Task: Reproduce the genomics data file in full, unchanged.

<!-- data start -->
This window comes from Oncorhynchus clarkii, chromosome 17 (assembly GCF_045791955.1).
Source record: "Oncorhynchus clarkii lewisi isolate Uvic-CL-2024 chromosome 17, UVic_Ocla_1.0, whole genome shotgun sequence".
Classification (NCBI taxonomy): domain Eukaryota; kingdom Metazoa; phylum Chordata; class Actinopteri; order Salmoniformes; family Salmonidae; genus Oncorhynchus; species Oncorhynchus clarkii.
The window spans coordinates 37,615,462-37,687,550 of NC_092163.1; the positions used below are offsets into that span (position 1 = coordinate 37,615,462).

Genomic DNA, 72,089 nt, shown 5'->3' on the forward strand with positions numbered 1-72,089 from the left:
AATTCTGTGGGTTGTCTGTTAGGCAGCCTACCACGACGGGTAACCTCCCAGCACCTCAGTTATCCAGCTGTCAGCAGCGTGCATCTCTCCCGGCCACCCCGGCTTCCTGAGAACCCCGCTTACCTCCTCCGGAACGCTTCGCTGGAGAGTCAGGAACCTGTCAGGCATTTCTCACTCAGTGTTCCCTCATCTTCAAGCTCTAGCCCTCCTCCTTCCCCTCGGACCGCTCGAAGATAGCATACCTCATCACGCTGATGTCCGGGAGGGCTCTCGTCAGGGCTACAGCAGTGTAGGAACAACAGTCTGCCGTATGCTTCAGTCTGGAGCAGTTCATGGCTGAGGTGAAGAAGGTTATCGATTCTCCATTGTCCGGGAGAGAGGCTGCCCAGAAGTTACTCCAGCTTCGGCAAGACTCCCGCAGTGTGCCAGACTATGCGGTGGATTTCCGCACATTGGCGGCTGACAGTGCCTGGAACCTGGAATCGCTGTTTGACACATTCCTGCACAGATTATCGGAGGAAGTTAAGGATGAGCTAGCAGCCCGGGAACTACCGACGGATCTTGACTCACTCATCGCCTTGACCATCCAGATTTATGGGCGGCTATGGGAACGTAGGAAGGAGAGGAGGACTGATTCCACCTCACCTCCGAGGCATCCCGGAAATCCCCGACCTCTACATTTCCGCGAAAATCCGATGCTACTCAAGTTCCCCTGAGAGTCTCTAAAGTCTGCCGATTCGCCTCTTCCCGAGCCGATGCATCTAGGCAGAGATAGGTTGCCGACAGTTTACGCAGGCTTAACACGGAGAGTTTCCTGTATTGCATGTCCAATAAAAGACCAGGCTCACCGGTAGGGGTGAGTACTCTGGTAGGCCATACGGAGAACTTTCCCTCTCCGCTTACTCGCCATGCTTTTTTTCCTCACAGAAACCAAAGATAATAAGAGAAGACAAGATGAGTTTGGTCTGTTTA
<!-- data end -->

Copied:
This window comes from Oncorhynchus clarkii, chromosome 17 (assembly GCF_045791955.1).
Source record: "Oncorhynchus clarkii lewisi isolate Uvic-CL-2024 chromosome 17, UVic_Ocla_1.0, whole genome shotgun sequence".
Classification (NCBI taxonomy): domain Eukaryota; kingdom Metazoa; phylum Chordata; class Actinopteri; order Salmoniformes; family Salmonidae; genus Oncorhynchus; species Oncorhynchus clarkii.
The window spans coordinates 37,615,462-37,687,550 of NC_092163.1; the positions used below are offsets into that span (position 1 = coordinate 37,615,462).

Genomic DNA, 72,089 nt, shown 5'->3' on the forward strand with positions numbered 1-72,089 from the left:
AATTCTGTGGGTTGTCTGTTAGGCAGCCTACCACGACGGGTAACCTCCCAGCACCTCAGTTATCCAGCTGTCAGCAGCGTGCATCTCTCCCGGCCACCCCGGCTTCCTGAGAACCCCGCTTACCTCCTCCGGAACGCTTCGCTGGAGAGTCAGGAACCTGTCAGGCATTTCTCACTCAGTGTTCCCTCATCTTCAAGCTCTAGCCCTCCTCCTTCCCCTCGGACCGCTCGAAGATAGCATACCTCATCACGCTGATGTCCGGGAGGGCTCTCGTCAGGGCTACAGCAGTGTAGGAACAACAGTCTGCCGTATGCTTCAGTCTGGAGCAGTTCATGGCTGAGGTGAAGAAGGTTATCGATTCTCCATTGTCCGGGAGAGAGGCTGCCCAGAAGTTACTCCAGCTTCGGCAAGACTCCCGCAGTGTGCCAGACTATGCGGTGGATTTCCGCACATTGGCGGCTGACAGTGCCTGGAACCTGGAATCGCTGTTTGACACATTCCTGCACAGATTATCGGAGGAAGTTAAGGATGAGCTAGCAGCCCGGGAACTACCGACGGATCTTGACTCACTCATCGCCTTGACCATCCAGATTTATGGGCGGCTATGGGAACGTAGGAAGGAGAGGAGGACTGATTCCACCTCACCTCCGAGGCATCCCGGAAATCCCCGACCTCTACATTTCCGCGAAAATCCGATGCTACTCAAGTTCCCCTGAGAGTCTCTAAAGTCTGCCGATTCGCCTCTTCCCGAGCCGATGCATCTAGGCAGAGATAGGTTGCCGACAGTTTACGCAGGCTTAACACGGAGAGTTTCCTGTATTGCATGTCCAATAAAAGACCAGGCTCACCGGTAGGGGTGAGTACTCTGGTAGGCCATACGGAGAACTTTCCCTCTCCGCTTACTCGCCATGCTTTTTTTCCTCACAGAAACCAAAGATAATAAGAGAAGACAAGATGAGTTTGGTCTGTTTA